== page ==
Why worms? You want to recycle your food scraps; you don’t want to buy plant food; you want the best fertilizer that is the most accessible to plants, you want to create a healthy soil structure with good drainage and you don’t want to worry when you leave town for a 2 -3 weeks!
3 BASIC STEPS
1. Equipment and Supplies
worm bin: Buy or make your own. How big? One square foot of surface area for each pound
of food scraps generated per week. Worms need oxygen! One solution: Drill about ten 1/8” holes at the top of both sides of a plastic container (2-foot by 1-foot plastic bin with lid that is 8 to 20 inches deep.). For drainage, drill six ¼-inch holes, equally dispersed, along the bottom of each side of the bin. I hot glued some screen on the inside. Put your bin on a plastic tray to catch any extra water.
bedding: For a 2’ x 2’ plastic bin, tear or shred about 2 -4 lbs. of black and white newspaper, office paper or cardboard. Soak this in water, squeeze the water completely out and put it in the bin. Fluff it up so that your bin is about 2/3 full. Add a couple of handfuls of healthy garden soil to introduce beneficial microorganisms and aid the earthworms’ digestive process (they have gizzards, not teeth, that help them break down the food). If the bedding gets dry, spray some water over the top.
worms: There are over 4,000 species of earthworms but only eisenia fetida (common name: red wigglers) are best suited for vermicomposting. You will need about 1 lb (about 1000 worms) for each square foot of surface area of your bin. Find them on line or from any worm farmer, as they need to be divided 1 -2x/year. Spread them across the bedding and let them settle in for a couple of days before feeding them.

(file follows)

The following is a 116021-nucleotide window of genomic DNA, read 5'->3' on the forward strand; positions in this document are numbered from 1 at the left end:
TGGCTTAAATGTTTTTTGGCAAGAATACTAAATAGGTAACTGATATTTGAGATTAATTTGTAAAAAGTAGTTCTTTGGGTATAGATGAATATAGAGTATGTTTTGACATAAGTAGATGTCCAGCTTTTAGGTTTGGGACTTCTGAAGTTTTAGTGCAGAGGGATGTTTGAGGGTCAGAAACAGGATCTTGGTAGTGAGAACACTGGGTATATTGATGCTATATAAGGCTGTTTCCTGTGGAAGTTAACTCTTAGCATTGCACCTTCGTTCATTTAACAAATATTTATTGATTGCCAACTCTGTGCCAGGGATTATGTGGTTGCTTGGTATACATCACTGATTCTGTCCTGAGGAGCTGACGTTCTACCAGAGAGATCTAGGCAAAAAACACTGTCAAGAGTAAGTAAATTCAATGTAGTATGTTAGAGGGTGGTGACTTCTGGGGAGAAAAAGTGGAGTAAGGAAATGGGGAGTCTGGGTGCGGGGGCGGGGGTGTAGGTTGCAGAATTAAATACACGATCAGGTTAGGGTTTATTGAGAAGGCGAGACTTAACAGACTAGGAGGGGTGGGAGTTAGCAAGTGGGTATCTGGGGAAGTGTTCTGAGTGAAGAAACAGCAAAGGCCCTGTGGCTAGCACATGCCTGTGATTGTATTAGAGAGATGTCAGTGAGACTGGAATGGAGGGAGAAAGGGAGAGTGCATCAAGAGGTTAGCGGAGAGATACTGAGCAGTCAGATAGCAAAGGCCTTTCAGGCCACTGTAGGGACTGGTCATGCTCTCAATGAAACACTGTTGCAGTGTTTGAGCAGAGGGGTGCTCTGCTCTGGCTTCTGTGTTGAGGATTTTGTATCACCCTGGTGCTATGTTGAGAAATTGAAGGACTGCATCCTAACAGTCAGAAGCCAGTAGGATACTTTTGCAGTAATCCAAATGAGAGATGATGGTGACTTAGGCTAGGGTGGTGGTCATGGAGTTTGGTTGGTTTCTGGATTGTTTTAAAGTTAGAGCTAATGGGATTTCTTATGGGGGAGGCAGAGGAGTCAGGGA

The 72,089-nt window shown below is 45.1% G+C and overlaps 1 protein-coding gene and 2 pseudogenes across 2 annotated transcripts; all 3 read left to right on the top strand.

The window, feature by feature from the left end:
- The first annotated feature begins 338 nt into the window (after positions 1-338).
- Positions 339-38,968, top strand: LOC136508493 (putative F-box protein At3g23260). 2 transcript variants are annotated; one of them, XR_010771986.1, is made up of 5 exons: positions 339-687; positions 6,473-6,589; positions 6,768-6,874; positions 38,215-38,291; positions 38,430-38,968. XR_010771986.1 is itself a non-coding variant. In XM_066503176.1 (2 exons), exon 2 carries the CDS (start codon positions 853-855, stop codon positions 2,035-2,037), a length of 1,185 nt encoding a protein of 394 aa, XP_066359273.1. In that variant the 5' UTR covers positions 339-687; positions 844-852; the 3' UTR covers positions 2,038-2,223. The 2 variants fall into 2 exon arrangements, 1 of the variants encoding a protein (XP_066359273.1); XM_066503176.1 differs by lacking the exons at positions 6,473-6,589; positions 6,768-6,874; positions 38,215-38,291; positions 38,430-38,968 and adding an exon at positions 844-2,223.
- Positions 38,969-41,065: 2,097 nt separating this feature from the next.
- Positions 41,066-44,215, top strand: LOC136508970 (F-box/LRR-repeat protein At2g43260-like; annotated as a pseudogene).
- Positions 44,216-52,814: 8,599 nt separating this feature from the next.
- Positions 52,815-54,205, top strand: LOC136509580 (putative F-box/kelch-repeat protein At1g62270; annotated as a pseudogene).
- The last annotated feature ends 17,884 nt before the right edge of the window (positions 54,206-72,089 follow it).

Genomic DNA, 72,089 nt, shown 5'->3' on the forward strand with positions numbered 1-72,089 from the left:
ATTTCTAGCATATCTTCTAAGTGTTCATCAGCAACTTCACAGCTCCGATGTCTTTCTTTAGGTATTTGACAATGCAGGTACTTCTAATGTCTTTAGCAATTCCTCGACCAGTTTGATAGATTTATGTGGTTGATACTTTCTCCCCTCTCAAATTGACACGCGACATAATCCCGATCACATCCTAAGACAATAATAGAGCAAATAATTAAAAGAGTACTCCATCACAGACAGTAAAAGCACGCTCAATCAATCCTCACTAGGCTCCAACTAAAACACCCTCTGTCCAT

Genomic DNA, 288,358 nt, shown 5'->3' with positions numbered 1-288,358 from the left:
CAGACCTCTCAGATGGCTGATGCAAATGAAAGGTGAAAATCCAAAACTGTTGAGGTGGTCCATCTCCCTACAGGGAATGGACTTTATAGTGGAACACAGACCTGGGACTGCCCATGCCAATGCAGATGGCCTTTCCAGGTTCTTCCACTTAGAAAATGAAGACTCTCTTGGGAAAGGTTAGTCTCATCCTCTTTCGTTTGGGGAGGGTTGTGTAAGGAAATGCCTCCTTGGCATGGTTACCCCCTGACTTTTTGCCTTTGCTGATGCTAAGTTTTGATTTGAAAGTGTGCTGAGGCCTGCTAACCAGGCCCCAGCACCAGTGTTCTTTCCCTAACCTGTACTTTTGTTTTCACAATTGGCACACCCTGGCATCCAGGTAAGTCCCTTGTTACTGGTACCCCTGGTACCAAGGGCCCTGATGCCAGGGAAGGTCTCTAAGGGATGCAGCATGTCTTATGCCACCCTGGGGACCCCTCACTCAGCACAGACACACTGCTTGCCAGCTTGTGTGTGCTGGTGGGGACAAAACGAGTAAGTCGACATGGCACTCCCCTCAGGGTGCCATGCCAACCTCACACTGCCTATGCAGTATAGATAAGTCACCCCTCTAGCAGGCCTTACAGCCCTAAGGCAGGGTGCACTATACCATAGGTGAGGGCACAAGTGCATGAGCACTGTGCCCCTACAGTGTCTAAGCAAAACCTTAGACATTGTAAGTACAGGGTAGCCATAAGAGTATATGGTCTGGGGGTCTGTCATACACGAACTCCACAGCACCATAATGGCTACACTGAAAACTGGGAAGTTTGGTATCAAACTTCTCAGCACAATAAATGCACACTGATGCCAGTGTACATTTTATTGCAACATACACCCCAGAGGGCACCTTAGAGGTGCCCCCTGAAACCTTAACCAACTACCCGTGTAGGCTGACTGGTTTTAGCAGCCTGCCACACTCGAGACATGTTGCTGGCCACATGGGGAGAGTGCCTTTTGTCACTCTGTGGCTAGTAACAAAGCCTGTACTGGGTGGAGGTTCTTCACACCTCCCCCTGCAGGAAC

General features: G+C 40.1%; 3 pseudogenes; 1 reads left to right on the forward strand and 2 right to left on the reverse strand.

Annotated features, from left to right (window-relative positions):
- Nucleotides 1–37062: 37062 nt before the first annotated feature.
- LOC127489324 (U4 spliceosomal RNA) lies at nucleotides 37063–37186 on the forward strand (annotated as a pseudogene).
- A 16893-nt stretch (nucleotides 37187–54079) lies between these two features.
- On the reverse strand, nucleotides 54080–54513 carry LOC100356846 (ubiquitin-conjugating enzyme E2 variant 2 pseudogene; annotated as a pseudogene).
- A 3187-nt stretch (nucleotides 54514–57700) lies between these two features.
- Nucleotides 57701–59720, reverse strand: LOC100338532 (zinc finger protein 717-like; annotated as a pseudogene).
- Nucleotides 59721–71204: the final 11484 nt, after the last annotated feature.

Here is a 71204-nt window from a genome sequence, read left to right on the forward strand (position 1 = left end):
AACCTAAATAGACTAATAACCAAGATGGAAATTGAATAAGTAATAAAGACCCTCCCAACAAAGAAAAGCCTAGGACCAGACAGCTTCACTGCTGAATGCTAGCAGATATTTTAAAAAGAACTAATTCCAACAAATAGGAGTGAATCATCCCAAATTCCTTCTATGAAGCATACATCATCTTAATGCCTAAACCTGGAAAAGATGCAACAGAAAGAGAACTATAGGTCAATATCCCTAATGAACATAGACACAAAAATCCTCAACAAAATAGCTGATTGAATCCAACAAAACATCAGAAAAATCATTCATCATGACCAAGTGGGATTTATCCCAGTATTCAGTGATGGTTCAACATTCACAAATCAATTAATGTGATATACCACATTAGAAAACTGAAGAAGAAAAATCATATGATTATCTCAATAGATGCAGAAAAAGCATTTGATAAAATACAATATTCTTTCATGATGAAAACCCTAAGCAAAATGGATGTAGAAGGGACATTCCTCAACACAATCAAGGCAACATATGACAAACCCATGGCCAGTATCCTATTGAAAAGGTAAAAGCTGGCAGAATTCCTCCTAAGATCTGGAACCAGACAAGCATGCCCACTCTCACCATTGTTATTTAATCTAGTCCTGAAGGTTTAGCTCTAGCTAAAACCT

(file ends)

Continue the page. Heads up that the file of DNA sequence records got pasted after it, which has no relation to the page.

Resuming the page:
food scraps: Worms like vegetables, fruits, crushed eggshells, tea bags, coffee grounds, shredded paper and coffee filters. To speed up the process I usually chop up the scraps. It takes a long time for them to eat citrus and seeds so I avoid these. Meat attracts rodents! Bury the scraps in one corner of the bin. Alternate corners with each feeding. I usually wait until most of the food is gone before giving them more. To avoid fruit flies, bury the food and don’t overfeed them!
2. Harvesting your vermicompost This is a mixture of worm castings and partially decomposed bedding and food scraps. The more varied the diet, the more nutritious the castings. In about 3 – 4 months you will be ready for your first harvest. Here are two ways to separate out the castings:
· Feed your worms on one side of the bin for 3 – 4 weeks, and then remove the castings from the other side. Add new bedding to this area and feed them some of their favorite food. Reverse the process. At this point, you will probably have too many worms for this size bin so give some away! There will be some stragglers in the castings so pick them out or they will die.
· Worms do NOT like light. Shine a light on top of the farm, wait a few minutes for the worms to dive down, remove the castings from the top layer. Repeat.
3. Using your vermicompost
· Mix the vermicompost into your garden soil or dig it in around trees and shrubs. For optimum results castings to soil ratio is 1:4
· Mix it into potting soil for container plants.
· Make ‘worm tea’ by adding 2 tablespoons of vermicompost to one quart water and let it steep for a day, mixing occasionally. Use within 24 hours.
· http://www.ext.colostate.edu/mg/Gardennotes/218.html CSU Ext. CMG Garden Notes
· http://www.bae.ncsu.edu/topic/vermicomposting/pubs/ag473-18_wormsrecycle-revised-2012.pdf NCSU Worms Can Recycle Your Garbage
· Worms Eat My Garbage by Mary Appelhof. Kalamazoo: Flower Press, 1997. This is the bible for worm farming!
· The Earth Moved by Amy Stewart, Algonquin Books of Chapel Hill, 2005. A page turner on the remarkable achievements of worms.
The NPK (nitrogen, phosphate, and Potassium) are locked in the castings (worm poop) and released into the plants slowly as micro-organisms break it down.